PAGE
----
The official card for November 12’s awaited UFC 205 pay-per-view (PPV) event was finally released by the promotion with the confirmation of Conor McGregor vs. Eddie Alvarez in the main event late last night, and it’s safe to say that the UFC’s New York debut from historic sports venue Madison Square Garden is one of, if not the, most anticipated MMA moments of 2016 – and even all time.
However, that distinction may have once belonged to July’s UFC 200, the supposed “biggest, baddest event ever,” which was pegged as arguably the most stacked card of all time before a slew of problems, including last-minute changes and disappointing drug testing issues, lead to a wholly lackluster, uninspired event outside of the Fight Pass preliminaries.
Thankfully for the UFC – and the overall state of MMA as a whole – UFC 205 has a long list of high-profile bouts that could (should?) serve to quickly erase the bad memories of UFC 200 from their minds, if they haven’t been already.
Let’s break down five fights that will prove UFC 205 has the star power to decimate UFC 200 on paper.
5.) Donald Cerrone vs. Kelvin Gastelum:
This welterweight card-starter already trumps UFC 200’s welterweight offering between Gastelum and former champ Johny Hendricks, which Gastelum won via ho-hum unanimous decision. “Bigg Rigg” may be a former champion, but he’s also looked like a shell of his formerly dominant self this year, and it was hard for the much more spry Gastelum to put on a good show at UFC 200 without a willing dance partner.
It may not be the “Ruthless” Robbie Lawler vs. “Cowboy” bout we were all hoping for, yet it does provide a potentially exciting scrap to set the tone for the PPV card.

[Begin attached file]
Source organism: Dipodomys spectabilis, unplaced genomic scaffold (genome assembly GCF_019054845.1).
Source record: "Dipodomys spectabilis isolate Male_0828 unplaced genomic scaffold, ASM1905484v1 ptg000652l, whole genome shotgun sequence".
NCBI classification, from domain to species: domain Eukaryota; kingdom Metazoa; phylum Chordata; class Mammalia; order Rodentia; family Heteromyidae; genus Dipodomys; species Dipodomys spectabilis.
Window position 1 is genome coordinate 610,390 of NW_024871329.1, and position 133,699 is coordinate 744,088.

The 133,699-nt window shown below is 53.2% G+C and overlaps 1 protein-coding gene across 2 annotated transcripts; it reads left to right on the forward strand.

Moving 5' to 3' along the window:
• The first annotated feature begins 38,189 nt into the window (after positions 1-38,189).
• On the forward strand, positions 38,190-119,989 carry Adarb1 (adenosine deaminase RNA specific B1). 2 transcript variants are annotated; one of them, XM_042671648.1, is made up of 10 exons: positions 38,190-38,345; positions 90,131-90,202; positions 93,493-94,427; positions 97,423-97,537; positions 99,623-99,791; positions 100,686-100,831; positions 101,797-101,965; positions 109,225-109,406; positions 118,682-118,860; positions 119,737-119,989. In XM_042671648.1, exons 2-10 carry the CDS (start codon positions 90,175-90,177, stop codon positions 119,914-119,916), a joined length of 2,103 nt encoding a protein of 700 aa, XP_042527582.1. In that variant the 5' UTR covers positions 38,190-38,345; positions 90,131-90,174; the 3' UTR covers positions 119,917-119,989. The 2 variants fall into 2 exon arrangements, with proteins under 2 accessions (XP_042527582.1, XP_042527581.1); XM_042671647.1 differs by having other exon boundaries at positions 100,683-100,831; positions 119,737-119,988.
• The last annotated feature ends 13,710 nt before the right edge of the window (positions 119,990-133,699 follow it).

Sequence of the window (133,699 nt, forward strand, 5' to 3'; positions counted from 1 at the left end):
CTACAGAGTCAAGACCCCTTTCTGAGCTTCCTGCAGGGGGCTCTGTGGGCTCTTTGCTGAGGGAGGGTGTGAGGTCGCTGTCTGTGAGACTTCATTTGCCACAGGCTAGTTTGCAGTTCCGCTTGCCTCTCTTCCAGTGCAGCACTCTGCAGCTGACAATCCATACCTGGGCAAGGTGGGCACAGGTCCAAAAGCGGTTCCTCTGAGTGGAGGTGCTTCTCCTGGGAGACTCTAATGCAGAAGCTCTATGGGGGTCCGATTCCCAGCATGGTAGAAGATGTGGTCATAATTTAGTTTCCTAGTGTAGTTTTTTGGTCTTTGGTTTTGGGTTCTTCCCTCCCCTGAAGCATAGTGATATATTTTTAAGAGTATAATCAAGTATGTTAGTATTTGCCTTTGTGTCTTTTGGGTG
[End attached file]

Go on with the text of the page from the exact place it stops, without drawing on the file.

Cerrone has absolutely been on fire in his last three fights, finishing off Alex Oliveira, Patrick Cote, and most recently, Rick Story to reinvent himself at 170 pounds following a stoppage loss to Rafael dos Anjos for the lightweight strap late last year. Gastelum has quietly planted himself as a top five contender in arguably the UFC’s most talented division, making this bout a crucial one with pivotal title implications.
No matter who wins, the welterweight division will have a new contender towards the top; one who could contend for the title after Demian Maia gets his shot (or face Maia himself).
Either way, it would seem this fight is a can’t-miss bout that will get the UFC’s New York party started right.
4.) Chris Weidman vs. Yoel Romero:
There was technically no middleweight bout on the main card of UFC 200, yet longtime former middleweight champion Anderson Silva took on light heavyweight champion Daniel Cormier on short notice when ‘DC’s’ archrival Jon Jones was forced out at the last minute due to a failed out-of-competition drug test for two banned substances.
Cormier largely laid on ‘The Spider’ for the majority of the bout until Silva nearly knocked him out with a late body kick, and the contest was regarded as the worst fight on the card, with fans booing ‘DC’ for picking up a safe-yet-boring victory over a legend in a no-win scenario.
The man who changed the MMA landscape forever by knocking out ‘The Spider’ back in 2013, former middleweight champ Weidman was the most vocal fighter on the UFC roster who campaigned to finally get MMA legalized in his home state. While he dreamt of fighting for the belt in front of his nearby family and friends in New York, a fight with surging Olympic medalist Romero, who is coming off a six-month USADA suspension himself, will be the next best thing to potentially propel him back into title contention. At the very least, it should provide a large amount more fireworks than Cormier vs. Silva.
3.) Frankie Edgar vs. Jeremy Stephens:
It wouldn’t be a New York debut for the UFC without New Jersey native Frankie Edgar on the main card, and while he held a prominent post on the UFC 200 main card against Jose Aldo for the interim featherweight title, his rumored bout with action-bringer Jeremy Stephens should be a much more exciting prospect.
Aldo fought smart but safe in a must-win bout after he lost his long-held title in only 13 seconds to Conor McGregor last year, and while he once again beat “The Answer” by decision with an effective but calculating striking attack based on stopping takedowns and avoiding being hit, it just wasn’t the fight we all wanted after Aldo and Edgar threw down in a classic tilt in their first match-up at 2013’s UFC 156.